26. 26. Behavioral BeliefsBehavioral Beliefs (beliefs about the likely consequences of a behavior and the evaluation of the consequences Normative BeliefsNormative Beliefs (beliefs about the expectations of other people and the motivation to comply with these expectations) Control BeliefsControl Beliefs (beliefs about the existence of factors that may help or hinder the performance of a behavior and the perceived power of these factors) Attitude toward the behavior (the specific attitude toward a behavior, favorable or unfavorable) Subjective norms (beliefs about how other people will view a behavior; social pressure) Perceived behavioral control (ease with which people believe they can perform the behavior) Behavioral Intention Behavior Actual behavior control ~THEORY OF PLANNED BEHAVIOR~ Beliefs
    27. 27. Behavioral BeliefsBehavioral Beliefs (beliefs about the likely consequences of a behavior and the evaluation of the possible outcomes Normative BeliefsNormative Beliefs (beliefs about the expectations of other people and the motivation to comply with these expectations) Control BeliefsControl Beliefs (beliefs about the existence of factors that may help or hinder the performance of a behavior and the perceived power of these factors) Predicting the use of birth-control pills; An example • My taking the pill regularly will reduce my chances of becoming pregnant: Extremely unlikely _____________________ Extremely Likely • Reducing my chances of becoming pregnant is: Extremely bad _______________________ Extremely good • My close friends believe that I should __________________________________ I should not take birth control pills. • On average, I really care what my close friends thinks I should do. Not at all _________________________________ Very much • I forget to do some very important activities. Very rarely _______________________________ Very often • My forgetfulness would make it very difficult for me to remember to take birth control pills Definitely not true _______________________ Definitely true Beliefs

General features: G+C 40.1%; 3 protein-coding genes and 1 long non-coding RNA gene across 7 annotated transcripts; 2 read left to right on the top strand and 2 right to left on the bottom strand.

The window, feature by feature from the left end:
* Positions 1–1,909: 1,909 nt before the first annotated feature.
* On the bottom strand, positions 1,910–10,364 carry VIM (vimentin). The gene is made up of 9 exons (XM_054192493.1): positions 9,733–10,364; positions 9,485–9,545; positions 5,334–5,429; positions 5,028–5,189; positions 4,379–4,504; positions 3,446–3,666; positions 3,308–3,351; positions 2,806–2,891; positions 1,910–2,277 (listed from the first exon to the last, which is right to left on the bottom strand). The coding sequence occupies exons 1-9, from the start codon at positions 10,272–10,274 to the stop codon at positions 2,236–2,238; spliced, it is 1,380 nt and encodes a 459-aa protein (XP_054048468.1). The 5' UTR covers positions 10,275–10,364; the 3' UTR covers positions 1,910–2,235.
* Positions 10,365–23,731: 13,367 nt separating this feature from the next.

28. 28. Attitude toward the behavior (the specific attitude toward a behavior, favorable or unfavorable) Subjective norms (beliefs about how other people will view a behavior; social pressure) Perceived behavioral control (ease with which people believe they can perform the behavior) For me to be able to take a birth control pill on a regular basis would be: Impossible ___________________ Possible Most of my close friends are using birth control pills Definitely untrue _______________________ Definitely true For me, taking birth control pills regularly is: Extremely valuable_______________________ Worthless B ~ BI = w1AB + w2 SN + w3 PC
    29. 29. Behavioral Intention • I plan on taking birth control pills regularly Definitely not true ______________________ Definitely true • I will make every effort to take birth control pills regularly Definitely not true ______________________ Definitely true Behavior Regularly taking birth control pills or not
    30. 30. • Role of past behavior and habits • Focus on the prediction of individual behavior; what about the role of others (e.g., cooperation), obtaining resources not possessed by an individual • Assumption that people engage in elaborate cognitions before behaving • Role of self-identity and/or moral obligations ~ Some Shortcomings the Theory of Planned Behavior ~
    31. 31. Attitude Inoculation Small (“weak”) doses of arguments against one’s position Larger, stronger arguments given later Less likely to change one’s attitudes (more able to fight off the stronger attack; received an inoculation earlier)
    32. 32. Advertising --- Product Placement Quite frequent (e.g., greater than 40 products displayed in the move Iron Man) Why can this approach work? • Defenses are down (do not recognize our attitudes are being manipulated) • Failure to generate counterarguments
    33. 33. Reactance Theory Persuasion messages, if too strong, can lead to a boomerang effect Why? Belief than our freedom is being threatened DO NOT write on these walls under any circumstances** Versus PLEASE DON’T write on these walls ** Significantly more graffiti writing on walls with the stern message